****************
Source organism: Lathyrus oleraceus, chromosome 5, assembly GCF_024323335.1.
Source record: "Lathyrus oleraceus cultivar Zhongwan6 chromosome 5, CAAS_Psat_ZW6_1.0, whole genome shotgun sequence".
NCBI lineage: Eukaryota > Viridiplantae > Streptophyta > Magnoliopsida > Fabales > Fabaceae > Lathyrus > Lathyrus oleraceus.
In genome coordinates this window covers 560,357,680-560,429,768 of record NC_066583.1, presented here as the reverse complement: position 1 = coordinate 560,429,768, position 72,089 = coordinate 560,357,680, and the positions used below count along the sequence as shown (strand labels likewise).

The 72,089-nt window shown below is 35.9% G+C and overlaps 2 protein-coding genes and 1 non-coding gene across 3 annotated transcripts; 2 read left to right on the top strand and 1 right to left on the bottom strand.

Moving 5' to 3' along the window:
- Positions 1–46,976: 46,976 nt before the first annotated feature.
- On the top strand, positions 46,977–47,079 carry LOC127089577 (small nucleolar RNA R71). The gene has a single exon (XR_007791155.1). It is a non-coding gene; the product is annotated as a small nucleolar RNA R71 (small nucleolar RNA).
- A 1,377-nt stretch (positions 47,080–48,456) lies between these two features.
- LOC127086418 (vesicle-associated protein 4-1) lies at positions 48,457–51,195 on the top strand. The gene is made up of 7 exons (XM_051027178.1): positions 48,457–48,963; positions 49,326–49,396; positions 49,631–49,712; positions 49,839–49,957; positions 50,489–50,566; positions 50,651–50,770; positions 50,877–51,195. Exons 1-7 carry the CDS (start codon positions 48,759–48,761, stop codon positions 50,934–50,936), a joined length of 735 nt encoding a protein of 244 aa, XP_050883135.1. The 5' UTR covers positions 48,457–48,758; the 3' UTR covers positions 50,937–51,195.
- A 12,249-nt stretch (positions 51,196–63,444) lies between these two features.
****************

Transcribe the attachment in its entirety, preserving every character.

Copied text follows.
Source organism: Lathyrus oleraceus, chromosome 5, assembly GCF_024323335.1.
Source record: "Lathyrus oleraceus cultivar Zhongwan6 chromosome 5, CAAS_Psat_ZW6_1.0, whole genome shotgun sequence".
NCBI lineage: Eukaryota > Viridiplantae > Streptophyta > Magnoliopsida > Fabales > Fabaceae > Lathyrus > Lathyrus oleraceus.
In genome coordinates this window covers 560,357,680-560,429,768 of record NC_066583.1, presented here as the reverse complement: position 1 = coordinate 560,429,768, position 72,089 = coordinate 560,357,680, and the positions used below count along the sequence as shown (strand labels likewise).

The 72,089-nt window shown below is 35.9% G+C and overlaps 2 protein-coding genes and 1 non-coding gene across 3 annotated transcripts; 2 read left to right on the top strand and 1 right to left on the bottom strand.

Moving 5' to 3' along the window:
- Positions 1–46,976: 46,976 nt before the first annotated feature.
- On the top strand, positions 46,977–47,079 carry LOC127089577 (small nucleolar RNA R71). The gene has a single exon (XR_007791155.1). It is a non-coding gene; the product is annotated as a small nucleolar RNA R71 (small nucleolar RNA).
- A 1,377-nt stretch (positions 47,080–48,456) lies between these two features.
- LOC127086418 (vesicle-associated protein 4-1) lies at positions 48,457–51,195 on the top strand. The gene is made up of 7 exons (XM_051027178.1): positions 48,457–48,963; positions 49,326–49,396; positions 49,631–49,712; positions 49,839–49,957; positions 50,489–50,566; positions 50,651–50,770; positions 50,877–51,195. Exons 1-7 carry the CDS (start codon positions 48,759–48,761, stop codon positions 50,934–50,936), a joined length of 735 nt encoding a protein of 244 aa, XP_050883135.1. The 5' UTR covers positions 48,457–48,758; the 3' UTR covers positions 50,937–51,195.
- A 12,249-nt stretch (positions 51,196–63,444) lies between these two features.